And if, like me, you’re still jonesing for fun food projects even though it is the middle of winter, well…Is it weird that I made five different kinds of mustard recently? Okay, maybe it is. But they’re really good. mustard-sm

Locavore Challenges

Vegetarians may want to skim past this first bit and pick up again near the tomatoes.

Today was Day One of Northeast Organic Farming Association – New York’s (NOFA-NY) month-long local eating challenge. Each day has a featured ingredient or challenge that they email out, and today’s was…drum roll, please…bacon.


I found the choice of bacon for day one amusing and wondered if NOFA-NY would take any flak from disgruntled herbivores. I also wondered, why bacon?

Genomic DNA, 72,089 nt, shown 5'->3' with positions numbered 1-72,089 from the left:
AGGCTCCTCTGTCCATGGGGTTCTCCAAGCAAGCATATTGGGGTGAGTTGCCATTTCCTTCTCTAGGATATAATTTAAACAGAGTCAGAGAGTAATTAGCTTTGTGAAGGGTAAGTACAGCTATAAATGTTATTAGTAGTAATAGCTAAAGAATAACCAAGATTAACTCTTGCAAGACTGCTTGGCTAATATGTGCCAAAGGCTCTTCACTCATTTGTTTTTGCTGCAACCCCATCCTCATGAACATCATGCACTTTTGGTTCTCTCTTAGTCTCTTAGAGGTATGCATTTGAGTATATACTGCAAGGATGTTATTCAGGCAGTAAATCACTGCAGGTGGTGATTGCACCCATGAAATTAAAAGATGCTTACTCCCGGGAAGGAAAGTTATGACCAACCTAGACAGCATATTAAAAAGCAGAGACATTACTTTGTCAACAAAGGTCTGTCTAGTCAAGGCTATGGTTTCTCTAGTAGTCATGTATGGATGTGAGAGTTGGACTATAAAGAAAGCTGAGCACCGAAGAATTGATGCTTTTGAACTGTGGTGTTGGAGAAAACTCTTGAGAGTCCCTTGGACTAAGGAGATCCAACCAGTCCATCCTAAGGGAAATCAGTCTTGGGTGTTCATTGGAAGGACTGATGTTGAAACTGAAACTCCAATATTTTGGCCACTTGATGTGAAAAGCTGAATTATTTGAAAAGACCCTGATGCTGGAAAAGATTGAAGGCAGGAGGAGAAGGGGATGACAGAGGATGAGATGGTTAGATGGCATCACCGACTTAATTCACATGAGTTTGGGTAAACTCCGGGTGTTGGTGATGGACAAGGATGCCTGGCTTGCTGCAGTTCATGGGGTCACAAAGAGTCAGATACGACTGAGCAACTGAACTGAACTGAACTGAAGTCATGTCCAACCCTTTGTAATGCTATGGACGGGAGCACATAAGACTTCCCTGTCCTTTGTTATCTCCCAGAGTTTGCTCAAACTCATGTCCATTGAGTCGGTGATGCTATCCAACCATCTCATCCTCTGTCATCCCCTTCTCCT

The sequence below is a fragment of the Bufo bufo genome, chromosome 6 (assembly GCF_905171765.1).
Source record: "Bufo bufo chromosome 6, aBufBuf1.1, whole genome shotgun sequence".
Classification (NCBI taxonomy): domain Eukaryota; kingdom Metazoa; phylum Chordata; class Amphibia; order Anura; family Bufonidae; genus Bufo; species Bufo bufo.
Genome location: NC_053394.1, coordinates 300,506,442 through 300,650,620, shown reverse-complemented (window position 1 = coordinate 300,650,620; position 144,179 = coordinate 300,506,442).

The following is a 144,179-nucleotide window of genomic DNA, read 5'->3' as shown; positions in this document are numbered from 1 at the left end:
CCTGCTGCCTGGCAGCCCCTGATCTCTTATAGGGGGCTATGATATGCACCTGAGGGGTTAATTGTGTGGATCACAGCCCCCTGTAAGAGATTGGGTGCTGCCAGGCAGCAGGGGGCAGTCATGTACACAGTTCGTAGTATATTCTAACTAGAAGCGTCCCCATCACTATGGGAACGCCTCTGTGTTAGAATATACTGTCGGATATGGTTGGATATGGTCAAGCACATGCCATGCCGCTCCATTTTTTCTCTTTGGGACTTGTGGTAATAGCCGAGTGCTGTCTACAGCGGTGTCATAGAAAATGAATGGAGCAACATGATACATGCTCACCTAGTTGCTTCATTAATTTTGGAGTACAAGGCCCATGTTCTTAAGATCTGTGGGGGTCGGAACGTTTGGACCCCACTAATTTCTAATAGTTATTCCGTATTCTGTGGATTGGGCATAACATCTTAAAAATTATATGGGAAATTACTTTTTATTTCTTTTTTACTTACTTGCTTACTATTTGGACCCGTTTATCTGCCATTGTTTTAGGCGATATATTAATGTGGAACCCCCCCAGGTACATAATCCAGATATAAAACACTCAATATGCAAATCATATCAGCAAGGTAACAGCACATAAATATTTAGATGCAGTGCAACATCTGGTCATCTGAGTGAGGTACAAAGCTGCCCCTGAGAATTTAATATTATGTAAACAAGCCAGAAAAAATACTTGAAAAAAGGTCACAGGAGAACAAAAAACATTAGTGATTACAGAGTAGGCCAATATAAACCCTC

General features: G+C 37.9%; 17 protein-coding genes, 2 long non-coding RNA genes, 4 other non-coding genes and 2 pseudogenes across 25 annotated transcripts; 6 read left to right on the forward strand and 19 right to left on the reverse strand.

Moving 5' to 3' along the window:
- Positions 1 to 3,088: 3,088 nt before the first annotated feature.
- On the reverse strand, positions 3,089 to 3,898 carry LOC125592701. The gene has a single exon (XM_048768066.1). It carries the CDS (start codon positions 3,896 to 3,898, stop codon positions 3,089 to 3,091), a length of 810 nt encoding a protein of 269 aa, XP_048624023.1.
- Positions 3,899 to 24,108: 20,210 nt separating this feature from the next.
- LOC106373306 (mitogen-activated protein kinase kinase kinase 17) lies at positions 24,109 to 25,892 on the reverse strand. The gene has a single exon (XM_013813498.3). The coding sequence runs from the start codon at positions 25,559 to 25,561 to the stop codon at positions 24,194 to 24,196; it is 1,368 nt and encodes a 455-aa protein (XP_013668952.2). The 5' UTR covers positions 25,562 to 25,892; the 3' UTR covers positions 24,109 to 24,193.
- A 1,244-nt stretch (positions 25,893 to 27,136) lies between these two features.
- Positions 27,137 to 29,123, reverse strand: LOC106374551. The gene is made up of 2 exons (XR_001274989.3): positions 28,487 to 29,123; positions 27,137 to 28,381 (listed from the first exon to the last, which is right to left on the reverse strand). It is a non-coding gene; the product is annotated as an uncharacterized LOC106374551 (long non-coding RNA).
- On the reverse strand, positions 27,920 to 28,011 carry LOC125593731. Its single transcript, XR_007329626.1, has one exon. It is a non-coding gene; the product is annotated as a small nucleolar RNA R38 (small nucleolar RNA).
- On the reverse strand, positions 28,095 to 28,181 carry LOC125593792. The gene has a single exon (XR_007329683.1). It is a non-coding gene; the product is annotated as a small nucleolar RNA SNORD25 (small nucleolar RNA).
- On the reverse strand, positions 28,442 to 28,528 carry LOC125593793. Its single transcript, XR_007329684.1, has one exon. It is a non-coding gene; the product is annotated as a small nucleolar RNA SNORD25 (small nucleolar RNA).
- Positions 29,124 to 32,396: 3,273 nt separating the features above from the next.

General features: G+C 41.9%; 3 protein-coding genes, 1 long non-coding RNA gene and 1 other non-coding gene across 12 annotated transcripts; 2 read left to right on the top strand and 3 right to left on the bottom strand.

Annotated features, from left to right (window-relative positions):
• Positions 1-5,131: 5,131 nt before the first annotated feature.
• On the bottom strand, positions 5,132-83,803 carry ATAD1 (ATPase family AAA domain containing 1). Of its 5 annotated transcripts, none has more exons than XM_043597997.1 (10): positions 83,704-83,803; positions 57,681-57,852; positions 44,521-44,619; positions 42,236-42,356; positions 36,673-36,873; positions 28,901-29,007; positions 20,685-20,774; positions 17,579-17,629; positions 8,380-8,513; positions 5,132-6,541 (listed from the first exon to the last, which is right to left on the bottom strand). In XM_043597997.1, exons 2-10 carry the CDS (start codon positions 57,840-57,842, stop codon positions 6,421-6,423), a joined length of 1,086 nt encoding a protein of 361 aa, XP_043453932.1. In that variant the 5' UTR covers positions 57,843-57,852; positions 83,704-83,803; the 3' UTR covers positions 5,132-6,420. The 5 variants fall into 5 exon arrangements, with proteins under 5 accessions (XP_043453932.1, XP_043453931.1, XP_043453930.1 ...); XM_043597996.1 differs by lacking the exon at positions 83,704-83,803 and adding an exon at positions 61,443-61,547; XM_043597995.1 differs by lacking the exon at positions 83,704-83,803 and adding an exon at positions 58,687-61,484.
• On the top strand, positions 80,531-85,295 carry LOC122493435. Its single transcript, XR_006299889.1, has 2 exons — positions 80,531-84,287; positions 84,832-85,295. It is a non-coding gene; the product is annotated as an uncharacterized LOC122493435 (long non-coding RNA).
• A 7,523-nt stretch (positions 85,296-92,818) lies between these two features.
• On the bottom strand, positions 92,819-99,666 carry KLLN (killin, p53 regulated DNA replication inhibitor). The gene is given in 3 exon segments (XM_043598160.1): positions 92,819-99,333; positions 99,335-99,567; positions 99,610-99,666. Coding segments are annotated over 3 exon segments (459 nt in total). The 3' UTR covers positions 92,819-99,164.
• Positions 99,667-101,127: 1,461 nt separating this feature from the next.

Well, it turns out that the Royal Bacon Society dubbed September 1, 2012 International Bacon Day. I swear I’m not making this up. In honor of the occasion, I’m reposting my recipe for homemade bacon.

But seriously folks, DIY is one way to keep costs down while you’re keeping it local. Pork belly from a local farmer is way cheaper per pound than already cured bacon at the farmers’ market.


Vegetarian friends, I hope you didn’t abandon this post by yet. The same principal applies to “value added” fruit and veggie products.

For example, it is now possible to purchase frozen locally grown tomatoes in winter to use in sauces and salsas. These products cost around $5 lb. Right now local, organic tomatoes are $1.50 lb at the markets near me, and I’ve seen them elsewhere as low as $1 lb. Granted, it takes more than a pound of fresh tomatoes to end up with a pound of home-canned, but I still come out ahead if I preserve them myself.